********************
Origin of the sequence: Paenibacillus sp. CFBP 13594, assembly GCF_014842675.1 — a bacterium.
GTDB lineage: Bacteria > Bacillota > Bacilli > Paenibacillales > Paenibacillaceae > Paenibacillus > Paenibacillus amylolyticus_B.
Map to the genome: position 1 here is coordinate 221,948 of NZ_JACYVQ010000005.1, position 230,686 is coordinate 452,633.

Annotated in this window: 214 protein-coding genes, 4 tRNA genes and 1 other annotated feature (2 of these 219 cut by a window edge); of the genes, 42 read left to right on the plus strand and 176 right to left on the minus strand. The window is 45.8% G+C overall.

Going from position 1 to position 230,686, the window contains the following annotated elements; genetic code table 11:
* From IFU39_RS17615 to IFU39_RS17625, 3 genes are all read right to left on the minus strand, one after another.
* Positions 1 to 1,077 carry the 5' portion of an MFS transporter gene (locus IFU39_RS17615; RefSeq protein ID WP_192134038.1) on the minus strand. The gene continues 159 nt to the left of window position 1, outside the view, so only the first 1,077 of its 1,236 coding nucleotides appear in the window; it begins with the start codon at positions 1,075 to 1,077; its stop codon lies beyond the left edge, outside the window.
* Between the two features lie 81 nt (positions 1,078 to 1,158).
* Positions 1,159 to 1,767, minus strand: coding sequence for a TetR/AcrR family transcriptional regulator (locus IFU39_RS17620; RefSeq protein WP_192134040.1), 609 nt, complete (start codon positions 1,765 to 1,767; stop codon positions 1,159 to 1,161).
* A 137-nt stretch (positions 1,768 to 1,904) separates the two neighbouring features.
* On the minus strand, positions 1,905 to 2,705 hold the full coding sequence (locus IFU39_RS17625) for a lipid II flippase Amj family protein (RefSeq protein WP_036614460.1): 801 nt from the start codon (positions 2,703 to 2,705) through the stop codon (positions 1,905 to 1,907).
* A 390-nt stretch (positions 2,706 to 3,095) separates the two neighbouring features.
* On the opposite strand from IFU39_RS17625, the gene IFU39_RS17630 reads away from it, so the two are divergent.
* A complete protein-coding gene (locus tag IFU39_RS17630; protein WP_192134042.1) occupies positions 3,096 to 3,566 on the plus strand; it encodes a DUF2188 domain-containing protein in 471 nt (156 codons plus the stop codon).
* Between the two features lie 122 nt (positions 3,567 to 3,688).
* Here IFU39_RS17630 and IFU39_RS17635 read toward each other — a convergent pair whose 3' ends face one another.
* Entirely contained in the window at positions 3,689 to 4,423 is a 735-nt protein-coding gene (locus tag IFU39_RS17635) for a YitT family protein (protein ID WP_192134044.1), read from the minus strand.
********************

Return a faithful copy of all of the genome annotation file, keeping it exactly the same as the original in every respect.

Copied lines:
Origin of the sequence: Paenibacillus sp. CFBP 13594, assembly GCF_014842675.1 — a bacterium.
GTDB lineage: Bacteria > Bacillota > Bacilli > Paenibacillales > Paenibacillaceae > Paenibacillus > Paenibacillus amylolyticus_B.
Map to the genome: position 1 here is coordinate 221,948 of NZ_JACYVQ010000005.1, position 230,686 is coordinate 452,633.

Annotated in this window: 214 protein-coding genes, 4 tRNA genes and 1 other annotated feature (2 of these 219 cut by a window edge); of the genes, 42 read left to right on the plus strand and 176 right to left on the minus strand. The window is 45.8% G+C overall.

Going from position 1 to position 230,686, the window contains the following annotated elements; genetic code table 11:
* From IFU39_RS17615 to IFU39_RS17625, 3 genes are all read right to left on the minus strand, one after another.
* Positions 1 to 1,077 carry the 5' portion of an MFS transporter gene (locus IFU39_RS17615; RefSeq protein ID WP_192134038.1) on the minus strand. The gene continues 159 nt to the left of window position 1, outside the view, so only the first 1,077 of its 1,236 coding nucleotides appear in the window; it begins with the start codon at positions 1,075 to 1,077; its stop codon lies beyond the left edge, outside the window.
* Between the two features lie 81 nt (positions 1,078 to 1,158).
* Positions 1,159 to 1,767, minus strand: coding sequence for a TetR/AcrR family transcriptional regulator (locus IFU39_RS17620; RefSeq protein WP_192134040.1), 609 nt, complete (start codon positions 1,765 to 1,767; stop codon positions 1,159 to 1,161).
* A 137-nt stretch (positions 1,768 to 1,904) separates the two neighbouring features.
* On the minus strand, positions 1,905 to 2,705 hold the full coding sequence (locus IFU39_RS17625) for a lipid II flippase Amj family protein (RefSeq protein WP_036614460.1): 801 nt from the start codon (positions 2,703 to 2,705) through the stop codon (positions 1,905 to 1,907).
* A 390-nt stretch (positions 2,706 to 3,095) separates the two neighbouring features.
* On the opposite strand from IFU39_RS17625, the gene IFU39_RS17630 reads away from it, so the two are divergent.
* A complete protein-coding gene (locus tag IFU39_RS17630; protein WP_192134042.1) occupies positions 3,096 to 3,566 on the plus strand; it encodes a DUF2188 domain-containing protein in 471 nt (156 codons plus the stop codon).
* Between the two features lie 122 nt (positions 3,567 to 3,688).
* Here IFU39_RS17630 and IFU39_RS17635 read toward each other — a convergent pair whose 3' ends face one another.
* Entirely contained in the window at positions 3,689 to 4,423 is a 735-nt protein-coding gene (locus tag IFU39_RS17635) for a YitT family protein (protein ID WP_192134044.1), read from the minus strand.